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Book

Hundert Jahre Montessori-Pädagogik, 1907-2007: Eine Chronik der Montessori-Pädagogik in der Schweiz [One Hundred Years of Montessori Education, 1907-2007: A Chronicle of Montessori Education in Switzerland]

Europe, Montessori method of education, Montessori movement, Montessori schools, Switzerland, Western Europe

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Abstract/Notes: Harold Baumann ordnet die schweizerische Montessori-Pädagogik in die internationale Reformpädagogik ein, skizziert ihre Anfänge im Kanton Tessin, zeigt die Auswirkungen und Einflüsse der Montessori-Bestrebungen in vielen Schweizer Kantonen, u.a. anhand der staatlichen Montessori-Kindergärten im Kanton Wallis. Zudem erläutert er den heutigen Stand der Montessori-Pädagogik in der Schweiz. Harold Baumann ergänzt seine Recherchen durch Beiträge, die ihm von Zeitzeugen überreicht wurden. [Harold Baumann classifies the Swiss Montessori pedagogy in the international reform pedagogy, outlines its beginnings in the canton of Ticino, shows the effects and influences of the Montessori endeavors in many Swiss cantons, e.g. with the help of the state Montessori kindergartens in the canton of Valais. He also explains the current state of Montessori education in Switzerland. Harold Baumann supplements his research with contributions that were presented to him by contemporary witnesses.]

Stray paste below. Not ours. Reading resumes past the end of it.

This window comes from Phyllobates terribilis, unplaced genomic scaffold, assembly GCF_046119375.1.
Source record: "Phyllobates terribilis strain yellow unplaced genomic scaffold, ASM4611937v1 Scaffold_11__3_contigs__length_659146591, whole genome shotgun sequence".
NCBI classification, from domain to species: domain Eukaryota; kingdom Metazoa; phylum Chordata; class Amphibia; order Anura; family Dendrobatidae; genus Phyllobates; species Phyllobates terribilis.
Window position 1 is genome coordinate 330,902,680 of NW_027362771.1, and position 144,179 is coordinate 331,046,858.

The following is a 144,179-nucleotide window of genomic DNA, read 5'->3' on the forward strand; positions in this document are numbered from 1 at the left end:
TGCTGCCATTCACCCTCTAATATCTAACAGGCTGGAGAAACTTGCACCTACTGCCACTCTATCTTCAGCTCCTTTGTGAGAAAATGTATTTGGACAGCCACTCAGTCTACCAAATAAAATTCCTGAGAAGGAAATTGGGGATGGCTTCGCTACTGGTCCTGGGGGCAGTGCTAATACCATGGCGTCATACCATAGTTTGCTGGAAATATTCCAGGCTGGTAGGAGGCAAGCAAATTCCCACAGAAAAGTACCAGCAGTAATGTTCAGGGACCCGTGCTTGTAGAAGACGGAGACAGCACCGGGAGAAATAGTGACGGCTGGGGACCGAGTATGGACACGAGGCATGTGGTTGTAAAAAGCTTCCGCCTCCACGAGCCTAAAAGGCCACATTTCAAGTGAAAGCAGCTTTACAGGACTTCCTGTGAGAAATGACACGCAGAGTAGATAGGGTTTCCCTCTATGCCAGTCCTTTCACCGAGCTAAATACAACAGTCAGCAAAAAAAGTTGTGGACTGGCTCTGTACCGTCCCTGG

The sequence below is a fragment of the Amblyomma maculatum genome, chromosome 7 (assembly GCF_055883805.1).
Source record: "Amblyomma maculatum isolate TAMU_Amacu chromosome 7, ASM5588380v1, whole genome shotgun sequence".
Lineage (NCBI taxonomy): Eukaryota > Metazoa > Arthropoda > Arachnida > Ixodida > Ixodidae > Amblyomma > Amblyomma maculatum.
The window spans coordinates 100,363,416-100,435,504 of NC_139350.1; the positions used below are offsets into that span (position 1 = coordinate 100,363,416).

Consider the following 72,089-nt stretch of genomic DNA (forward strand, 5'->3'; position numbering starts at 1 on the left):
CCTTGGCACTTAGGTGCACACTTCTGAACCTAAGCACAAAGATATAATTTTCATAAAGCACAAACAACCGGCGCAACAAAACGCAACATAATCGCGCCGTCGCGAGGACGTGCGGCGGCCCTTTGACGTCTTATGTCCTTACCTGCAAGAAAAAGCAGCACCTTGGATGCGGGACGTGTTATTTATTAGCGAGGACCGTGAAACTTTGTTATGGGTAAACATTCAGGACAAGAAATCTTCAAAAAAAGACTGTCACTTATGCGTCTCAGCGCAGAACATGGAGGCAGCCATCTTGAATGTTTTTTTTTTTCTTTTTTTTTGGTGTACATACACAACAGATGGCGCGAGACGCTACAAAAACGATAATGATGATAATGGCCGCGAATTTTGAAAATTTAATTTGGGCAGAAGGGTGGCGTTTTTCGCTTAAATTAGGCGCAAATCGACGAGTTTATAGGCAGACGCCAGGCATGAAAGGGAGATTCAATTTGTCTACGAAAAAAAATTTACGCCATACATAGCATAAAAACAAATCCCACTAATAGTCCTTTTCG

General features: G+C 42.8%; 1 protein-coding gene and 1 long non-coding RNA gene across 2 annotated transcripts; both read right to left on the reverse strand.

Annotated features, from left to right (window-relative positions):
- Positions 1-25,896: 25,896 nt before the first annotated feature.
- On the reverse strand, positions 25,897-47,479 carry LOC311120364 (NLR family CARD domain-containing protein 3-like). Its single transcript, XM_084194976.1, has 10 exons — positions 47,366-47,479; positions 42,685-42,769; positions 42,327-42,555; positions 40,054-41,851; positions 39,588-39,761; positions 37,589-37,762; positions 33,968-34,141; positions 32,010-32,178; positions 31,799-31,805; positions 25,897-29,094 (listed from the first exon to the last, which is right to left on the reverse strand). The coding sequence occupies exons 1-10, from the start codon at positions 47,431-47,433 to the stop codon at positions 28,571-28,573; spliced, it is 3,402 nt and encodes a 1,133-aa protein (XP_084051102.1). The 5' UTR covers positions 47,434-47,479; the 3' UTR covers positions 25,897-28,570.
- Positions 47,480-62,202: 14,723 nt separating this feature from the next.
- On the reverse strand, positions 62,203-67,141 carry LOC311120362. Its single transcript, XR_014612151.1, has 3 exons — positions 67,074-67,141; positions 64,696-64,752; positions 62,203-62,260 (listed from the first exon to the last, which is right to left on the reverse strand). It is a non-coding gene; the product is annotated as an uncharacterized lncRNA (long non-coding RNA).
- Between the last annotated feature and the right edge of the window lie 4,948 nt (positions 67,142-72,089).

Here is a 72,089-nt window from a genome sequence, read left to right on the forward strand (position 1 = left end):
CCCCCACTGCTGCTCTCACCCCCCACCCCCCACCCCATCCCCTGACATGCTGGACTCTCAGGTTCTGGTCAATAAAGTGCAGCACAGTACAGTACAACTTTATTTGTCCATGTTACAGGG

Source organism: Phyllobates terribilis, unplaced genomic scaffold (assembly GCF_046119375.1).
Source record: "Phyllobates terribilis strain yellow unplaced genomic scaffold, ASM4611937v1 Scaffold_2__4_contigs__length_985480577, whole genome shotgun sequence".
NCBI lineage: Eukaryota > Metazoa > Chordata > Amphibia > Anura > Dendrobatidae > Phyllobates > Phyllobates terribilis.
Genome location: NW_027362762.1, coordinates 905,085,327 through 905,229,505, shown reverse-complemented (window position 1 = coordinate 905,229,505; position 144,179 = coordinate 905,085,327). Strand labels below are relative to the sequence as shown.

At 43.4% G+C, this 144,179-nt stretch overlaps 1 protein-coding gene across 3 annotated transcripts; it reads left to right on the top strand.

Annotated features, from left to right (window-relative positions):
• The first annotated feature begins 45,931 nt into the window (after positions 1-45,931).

Language: German

Published: Bern, Switzerland: Haupt Verlag, 2007

Edition: 1st edition

ISBN: 978-3-258-07092-6

Article

President Wilson's Daughter to Aid Mme. Montessori Show Her System

Available from: Library of Congress

Publication: The Sun (New York) (New York City, NY)

Pages: 6

Americas, Maria Montessori - Biographic sources, North America, United States of America